As some of my readers may know, Durban played host to an “international” psychic festival last month. I realise that I’m possibly a little slow in writing this report on the psychic fair, the reason for my delay is that it took a month for my brain to recover from the boredom of the festival.
After paying a mere R20 entrance fee I felt as though I was ripped off. The psychic’s on display were neither interesting nor varied. The promised “mystics, psychics, astrologers, numerologists, clairvoyants, mediums and healers” advertised for the festival turned out to be housed in a small, dark tent, only slightly bigger than my open plan office (which holds 16 hard working souls) and filled to choking point with sickly sweet incense.
The first “psychic” my side-kick and awesome fiancé, Mike, spoke to claimed to be an ‘ordinary’ psychic
“As opposed to what?” I asked, wondering what exactly constitutes an ‘ordinary’ psychic.
The answer? She forgot her tarot cards at home.
To be honest, I was hoping for something a little nuttier, not just lots of “fortune tellers” and tarot card readers. They all charged over R100 per session, some as much as R300 (and a session ran for between 15 and 30 minutes). There was one person doing “soul paintings” for R200 and they were just ugly hippie art. I recently re-watched “The Enemies of Reason” by Richard Dawkins and the fair he went to looked much more interesting. There were people telling him about his guardian angels, he even got a head massage with something that looked like a very complicated spaghetti spoon. I didn’t even get a chance to speak to a psychic, not only because of the exorbitant fees they were charging, but also because most of them had a pseudo-bodyguard engaging the public and booking readings, someone little more than a bouncer who was well trained to dodge questions and press you to make an appointment with the psychic (and you’d better book quickly because she’s the best psychic here and if you don’t take the slot someone else will).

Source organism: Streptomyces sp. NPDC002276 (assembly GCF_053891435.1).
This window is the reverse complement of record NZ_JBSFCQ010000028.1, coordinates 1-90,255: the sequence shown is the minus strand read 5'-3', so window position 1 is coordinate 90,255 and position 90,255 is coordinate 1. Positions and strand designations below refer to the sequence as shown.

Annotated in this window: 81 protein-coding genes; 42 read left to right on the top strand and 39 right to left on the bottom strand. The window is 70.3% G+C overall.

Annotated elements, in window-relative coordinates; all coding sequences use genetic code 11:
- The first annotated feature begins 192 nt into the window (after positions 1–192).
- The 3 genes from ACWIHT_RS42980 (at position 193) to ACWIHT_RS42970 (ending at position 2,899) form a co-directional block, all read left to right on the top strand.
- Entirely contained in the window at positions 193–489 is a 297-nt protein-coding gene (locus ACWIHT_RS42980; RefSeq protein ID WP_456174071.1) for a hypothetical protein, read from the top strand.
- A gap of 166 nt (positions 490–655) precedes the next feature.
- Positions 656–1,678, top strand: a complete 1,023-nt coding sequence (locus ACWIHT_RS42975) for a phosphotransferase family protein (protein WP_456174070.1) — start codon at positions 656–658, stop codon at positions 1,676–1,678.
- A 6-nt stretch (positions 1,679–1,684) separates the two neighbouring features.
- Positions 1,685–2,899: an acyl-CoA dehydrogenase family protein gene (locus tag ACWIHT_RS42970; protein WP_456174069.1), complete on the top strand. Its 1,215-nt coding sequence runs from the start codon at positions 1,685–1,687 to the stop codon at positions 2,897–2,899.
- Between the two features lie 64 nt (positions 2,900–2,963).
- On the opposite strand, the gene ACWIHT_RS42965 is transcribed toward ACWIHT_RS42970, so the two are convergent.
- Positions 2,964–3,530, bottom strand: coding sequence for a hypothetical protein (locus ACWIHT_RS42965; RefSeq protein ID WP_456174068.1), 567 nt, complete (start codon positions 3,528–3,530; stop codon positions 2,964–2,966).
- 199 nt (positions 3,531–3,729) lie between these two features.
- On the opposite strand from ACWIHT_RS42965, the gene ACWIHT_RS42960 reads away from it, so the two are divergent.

I did manage to get one free consultation with a lady who claims to be able to diagnose a person’s greatest health problem by feeling the pulse in his/her wrist. After a few moments of holding my arm she told me that my problem was insomnia and a lack of energy. I do not deny this, I struggle to sleep. But I think the shadows under my eyes and the few extra pounds on my hips are a good enough indication of that. My real health problem is not related to my insomnia at all. She totally missed it. But she did not miss the sales pitch, handing me a booklet and telling me to visit her sometime so that she could ‘fix’ me with acupuncture.
We sat in on about 20 minutes of a lecture by a Hari Krishna and he was talking absolute bolloks;
“Christianity and Hari Krishna are the same because of the Greek origin of the word ‘Kristos’ – ‘Christ’ – ‘Krishna’ – they are the same…” blah blah blah bolloks.
I got a bunch of flyers but I haven’t been bored enough to look at them yet.
We did go for a lovely cup of coffee with Anslyn afterwards – he’s a cosmologist and very interesting to talk to. Then Mike and I took a walk on the beach and found lots of pretty shells. The highlight of the psychic fair was leaving!